The Latest: Powell Stays Out Of Dangerous Political Waters


WASHINGTON (AP) — The Latest on Federal Reserve Chairman Jerome Powell's testimony to the Joint Economic Committee (all times local):


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12:50 p.m.

Powell is coming under pressure from Democrats who want the Fed to do more to deal with growing income inequality.

Many Democrats on the House Financial Services Committee pressed Powell to take a stand in opposition to the $1.5 trillion tax cut supported by Republicans on the grounds that the bulk of the benefits were going to wealthy Americans and would worsen income inequality. The Democrats also pushed Powell to criticize rising budget deficits in coming years, occurring in part because of the tax cuts, and also to oppose the administration's positions on immigration. The Democrats contended that the position on immigrants will hurt the economy by depressing growth in the labor force.

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While it was Powell's first testimony as Fed chairman, he proved adept at deflecting all questions that would put him in dangerous political waters. To all the political questions, Powell said he wanted to "follow the path of my predecessors" and only venture opinions in areas dealing with monetary policy and leave questions outside this area to Congress and the administration.


12:45 p.m.

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Treasury yields climbed immediately after Powell said his personal outlook on the economy had strengthened since December. That observation appeared to raise expectations that the Fed could become more aggressive about raising interest rates.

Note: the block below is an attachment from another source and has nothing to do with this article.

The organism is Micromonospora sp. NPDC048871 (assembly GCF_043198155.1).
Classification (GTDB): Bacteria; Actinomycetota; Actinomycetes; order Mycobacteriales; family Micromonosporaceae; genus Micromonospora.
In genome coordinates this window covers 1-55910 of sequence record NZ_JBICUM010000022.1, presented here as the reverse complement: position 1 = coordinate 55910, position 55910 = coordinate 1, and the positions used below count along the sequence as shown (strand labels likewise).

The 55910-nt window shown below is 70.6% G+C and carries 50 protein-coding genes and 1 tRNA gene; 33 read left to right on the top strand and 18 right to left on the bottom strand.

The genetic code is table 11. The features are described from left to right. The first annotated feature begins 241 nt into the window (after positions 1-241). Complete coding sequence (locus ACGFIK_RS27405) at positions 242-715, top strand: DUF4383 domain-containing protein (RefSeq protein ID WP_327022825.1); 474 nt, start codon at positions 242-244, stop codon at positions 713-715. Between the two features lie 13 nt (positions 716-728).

Higher interest rates tend to depress stock and bond prices. Traders responded by knocking down share prices, particularly for stocks that pay big dividends. The Standard & Poor's 500 index was down 0.5 percent in early afternoon trading and was on track to snap a three-day winning streak.


10:50 a.m.

Powell will not say whether the Fed's projection for three rate increases will change when the central bank next month. But he says the central bank will take note of a number of positive developments.

Powell says since the Fed last projected the path for interest rates in December, the incoming economic data has shown the economy is strengthening and there is more confidence that inflation will move up to the Fed's 2 percent target.

Powell says that the government's tax and spending policies have also become more stimulative. He says that each member of the Fed will need to take these developments into account in making a new forecast on the path of interest rates. Many economists believe the Fed will end up boosting rates four times this year, not three, with the first hike occurring in March.


10:15 a.m.

Powell's first appearance before Congress is being viewed as an effort by the new Fed leader to provide assurances that Fed policies are not about to undergo an abrupt change.

In prepared remarks, Powell depicted an economy that was gaining strength and stressed that he intended to follow the approach to interest rates set by his predecessor, Janet Yellen. The Fed boosted its benchmark rate three times last year and has signaled that it expects to raise rates another three times in 2018. He says the economic outlook "remains strong" despite recent stock market turbulence.

Jim O' Sullivan, chief U.S. economist at High Frequency Economics, says that Powell's testimony "struck a fairly upbeat tone … while avoiding sending any significant new signal on policy.

Sal Guatieri, senior economist at BMO Capital Markets, says that Powell's testimony "affirmed that the new capital will steer the ship much like his predecessor."



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